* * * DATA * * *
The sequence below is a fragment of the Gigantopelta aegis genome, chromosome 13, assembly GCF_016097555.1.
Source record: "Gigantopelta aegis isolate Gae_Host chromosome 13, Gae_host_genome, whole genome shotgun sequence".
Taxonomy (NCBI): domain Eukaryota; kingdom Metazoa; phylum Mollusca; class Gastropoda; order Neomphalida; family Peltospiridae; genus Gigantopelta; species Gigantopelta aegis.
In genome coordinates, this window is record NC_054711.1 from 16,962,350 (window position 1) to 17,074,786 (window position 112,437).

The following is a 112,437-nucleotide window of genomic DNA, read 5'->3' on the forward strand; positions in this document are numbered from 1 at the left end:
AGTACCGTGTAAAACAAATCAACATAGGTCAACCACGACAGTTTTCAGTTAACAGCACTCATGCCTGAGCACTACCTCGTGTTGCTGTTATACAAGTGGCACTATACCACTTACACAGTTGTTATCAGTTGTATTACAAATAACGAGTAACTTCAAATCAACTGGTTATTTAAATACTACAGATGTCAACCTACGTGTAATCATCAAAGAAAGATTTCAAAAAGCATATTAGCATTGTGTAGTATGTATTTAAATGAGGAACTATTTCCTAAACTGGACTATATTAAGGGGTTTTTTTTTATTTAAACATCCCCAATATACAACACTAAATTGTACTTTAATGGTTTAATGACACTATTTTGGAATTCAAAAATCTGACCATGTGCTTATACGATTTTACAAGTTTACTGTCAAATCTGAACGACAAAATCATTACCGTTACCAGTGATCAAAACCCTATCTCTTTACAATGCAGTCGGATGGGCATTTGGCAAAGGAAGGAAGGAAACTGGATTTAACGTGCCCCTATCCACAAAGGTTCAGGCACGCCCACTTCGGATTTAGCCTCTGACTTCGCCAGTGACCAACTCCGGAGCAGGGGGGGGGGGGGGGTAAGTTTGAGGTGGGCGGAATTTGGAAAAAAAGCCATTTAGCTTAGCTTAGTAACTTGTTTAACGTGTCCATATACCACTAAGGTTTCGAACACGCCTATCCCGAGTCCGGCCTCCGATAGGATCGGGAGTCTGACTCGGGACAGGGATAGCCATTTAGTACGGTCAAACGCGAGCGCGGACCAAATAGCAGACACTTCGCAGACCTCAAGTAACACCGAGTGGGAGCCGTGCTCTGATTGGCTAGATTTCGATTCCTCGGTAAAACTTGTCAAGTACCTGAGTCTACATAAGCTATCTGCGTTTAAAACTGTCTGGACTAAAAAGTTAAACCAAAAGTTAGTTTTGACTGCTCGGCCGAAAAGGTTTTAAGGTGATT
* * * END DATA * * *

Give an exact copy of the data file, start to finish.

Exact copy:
The sequence below is a fragment of the Gigantopelta aegis genome, chromosome 13, assembly GCF_016097555.1.
Source record: "Gigantopelta aegis isolate Gae_Host chromosome 13, Gae_host_genome, whole genome shotgun sequence".
Taxonomy (NCBI): domain Eukaryota; kingdom Metazoa; phylum Mollusca; class Gastropoda; order Neomphalida; family Peltospiridae; genus Gigantopelta; species Gigantopelta aegis.
In genome coordinates, this window is record NC_054711.1 from 16,962,350 (window position 1) to 17,074,786 (window position 112,437).

The following is a 112,437-nucleotide window of genomic DNA, read 5'->3' on the forward strand; positions in this document are numbered from 1 at the left end:
AGTACCGTGTAAAACAAATCAACATAGGTCAACCACGACAGTTTTCAGTTAACAGCACTCATGCCTGAGCACTACCTCGTGTTGCTGTTATACAAGTGGCACTATACCACTTACACAGTTGTTATCAGTTGTATTACAAATAACGAGTAACTTCAAATCAACTGGTTATTTAAATACTACAGATGTCAACCTACGTGTAATCATCAAAGAAAGATTTCAAAAAGCATATTAGCATTGTGTAGTATGTATTTAAATGAGGAACTATTTCCTAAACTGGACTATATTAAGGGGTTTTTTTTTATTTAAACATCCCCAATATACAACACTAAATTGTACTTTAATGGTTTAATGACACTATTTTGGAATTCAAAAATCTGACCATGTGCTTATACGATTTTACAAGTTTACTGTCAAATCTGAACGACAAAATCATTACCGTTACCAGTGATCAAAACCCTATCTCTTTACAATGCAGTCGGATGGGCATTTGGCAAAGGAAGGAAGGAAACTGGATTTAACGTGCCCCTATCCACAAAGGTTCAGGCACGCCCACTTCGGATTTAGCCTCTGACTTCGCCAGTGACCAACTCCGGAGCAGGGGGGGGGGGGGGGTAAGTTTGAGGTGGGCGGAATTTGGAAAAAAAGCCATTTAGCTTAGCTTAGTAACTTGTTTAACGTGTCCATATACCACTAAGGTTTCGAACACGCCTATCCCGAGTCCGGCCTCCGATAGGATCGGGAGTCTGACTCGGGACAGGGATAGCCATTTAGTACGGTCAAACGCGAGCGCGGACCAAATAGCAGACACTTCGCAGACCTCAAGTAACACCGAGTGGGAGCCGTGCTCTGATTGGCTAGATTTCGATTCCTCGGTAAAACTTGTCAAGTACCTGAGTCTACATAAGCTATCTGCGTTTAAAACTGTCTGGACTAAAAAGTTAAACCAAAAGTTAGTTTTGACTGCTCGGCCGAAAAGGTTTTAAGGTGATT